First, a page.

False date on the bill of lading. The contract of sale between the buyer and seller may impose a condition whereby the goods must be shipped and “onboard, shipped bills of lading” obtained by a certain date.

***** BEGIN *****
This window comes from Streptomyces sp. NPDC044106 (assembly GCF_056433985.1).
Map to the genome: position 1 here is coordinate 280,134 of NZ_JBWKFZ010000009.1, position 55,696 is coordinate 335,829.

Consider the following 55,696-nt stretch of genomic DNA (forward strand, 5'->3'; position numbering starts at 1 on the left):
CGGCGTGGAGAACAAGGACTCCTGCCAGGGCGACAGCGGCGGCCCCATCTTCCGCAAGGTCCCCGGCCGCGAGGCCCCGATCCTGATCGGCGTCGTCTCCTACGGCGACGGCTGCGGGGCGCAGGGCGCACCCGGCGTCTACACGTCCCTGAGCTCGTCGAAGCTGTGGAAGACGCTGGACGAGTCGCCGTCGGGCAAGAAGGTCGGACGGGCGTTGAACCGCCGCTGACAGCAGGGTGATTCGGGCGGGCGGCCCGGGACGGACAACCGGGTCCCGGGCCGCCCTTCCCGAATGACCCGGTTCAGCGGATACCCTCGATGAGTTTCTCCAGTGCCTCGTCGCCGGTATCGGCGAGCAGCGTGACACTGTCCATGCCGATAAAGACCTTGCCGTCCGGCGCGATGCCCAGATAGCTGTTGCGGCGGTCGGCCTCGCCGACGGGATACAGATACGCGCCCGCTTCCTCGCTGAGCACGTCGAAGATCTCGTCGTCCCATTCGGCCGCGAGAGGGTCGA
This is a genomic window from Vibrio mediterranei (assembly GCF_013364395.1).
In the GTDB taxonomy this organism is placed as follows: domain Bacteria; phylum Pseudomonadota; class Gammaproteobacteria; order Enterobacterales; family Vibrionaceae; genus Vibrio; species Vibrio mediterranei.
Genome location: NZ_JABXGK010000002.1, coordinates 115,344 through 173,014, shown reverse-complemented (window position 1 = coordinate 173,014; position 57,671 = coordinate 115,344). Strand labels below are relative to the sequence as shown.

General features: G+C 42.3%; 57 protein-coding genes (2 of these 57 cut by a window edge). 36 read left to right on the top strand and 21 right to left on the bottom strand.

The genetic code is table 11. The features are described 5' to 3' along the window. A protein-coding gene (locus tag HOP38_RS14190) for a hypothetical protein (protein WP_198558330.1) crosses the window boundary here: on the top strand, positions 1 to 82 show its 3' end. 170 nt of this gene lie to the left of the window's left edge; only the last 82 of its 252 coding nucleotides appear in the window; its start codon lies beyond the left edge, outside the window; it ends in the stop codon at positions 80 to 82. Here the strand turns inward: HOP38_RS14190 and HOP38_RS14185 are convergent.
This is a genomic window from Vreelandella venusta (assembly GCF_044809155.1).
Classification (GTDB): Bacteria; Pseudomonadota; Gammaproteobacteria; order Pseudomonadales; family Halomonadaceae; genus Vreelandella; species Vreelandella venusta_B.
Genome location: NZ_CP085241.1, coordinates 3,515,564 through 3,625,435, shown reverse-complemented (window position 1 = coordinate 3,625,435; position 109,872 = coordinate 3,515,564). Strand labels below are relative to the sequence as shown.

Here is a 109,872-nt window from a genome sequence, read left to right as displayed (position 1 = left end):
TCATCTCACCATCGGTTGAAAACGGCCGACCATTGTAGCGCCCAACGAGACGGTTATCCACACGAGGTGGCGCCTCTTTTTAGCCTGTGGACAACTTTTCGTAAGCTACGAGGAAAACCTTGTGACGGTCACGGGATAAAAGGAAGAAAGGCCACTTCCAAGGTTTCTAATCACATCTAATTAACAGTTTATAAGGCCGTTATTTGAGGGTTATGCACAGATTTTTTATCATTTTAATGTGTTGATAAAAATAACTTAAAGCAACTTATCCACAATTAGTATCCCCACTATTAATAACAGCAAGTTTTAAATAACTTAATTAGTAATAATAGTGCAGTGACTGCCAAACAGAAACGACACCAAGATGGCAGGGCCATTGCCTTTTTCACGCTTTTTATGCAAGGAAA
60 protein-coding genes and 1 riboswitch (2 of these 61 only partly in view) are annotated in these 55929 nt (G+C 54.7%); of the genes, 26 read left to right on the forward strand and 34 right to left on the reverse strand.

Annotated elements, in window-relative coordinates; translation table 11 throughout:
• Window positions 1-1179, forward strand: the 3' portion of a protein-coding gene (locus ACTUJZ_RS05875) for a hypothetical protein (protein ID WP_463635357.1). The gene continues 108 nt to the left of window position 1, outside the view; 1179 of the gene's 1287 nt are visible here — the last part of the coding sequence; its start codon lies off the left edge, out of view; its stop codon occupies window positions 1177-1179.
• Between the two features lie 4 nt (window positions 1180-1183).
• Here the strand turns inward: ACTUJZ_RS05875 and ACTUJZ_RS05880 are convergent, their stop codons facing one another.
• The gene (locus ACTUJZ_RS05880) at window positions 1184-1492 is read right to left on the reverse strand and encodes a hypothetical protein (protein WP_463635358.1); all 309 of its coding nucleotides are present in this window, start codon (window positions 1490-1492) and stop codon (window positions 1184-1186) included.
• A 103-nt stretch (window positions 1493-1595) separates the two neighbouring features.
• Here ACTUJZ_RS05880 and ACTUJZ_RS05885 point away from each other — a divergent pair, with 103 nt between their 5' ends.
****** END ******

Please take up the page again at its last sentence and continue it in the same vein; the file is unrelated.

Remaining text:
If the seller or shipper cannot comply with this condition, he may request (or pressure) the master or vessel’s agent to issue an antedated bill of lading. The Hague-Visby Rules state in Art. III, r. 7 that after the goods are loaded the bill of lading to be issued to the shipper shall, if the shipper demands, be a “shipped bill of lading”. The bill of lading, which is a document of title, may be noted at the loading port with the date or dates of shipment, among other information. If the “shipment” or actual “loading” is after the “date of shipment”, this would be a fraudulent misrepresentation. Cases in which the dates were fraudulently inserted, whether by antedating or by alteration, include: Kwei Tek Chao v. British Traders and Shippers, 1954; United City Merchants v. Royal Bank of Canada, 1983; and The Saudi Crown, 1986. Antedating a bill of lading either negligently or fraudulently can cause the carrier to become liable for damages, usually to the buyer of the goods, because of the seller’s possible fraud, although the carrier himself may be innocent.
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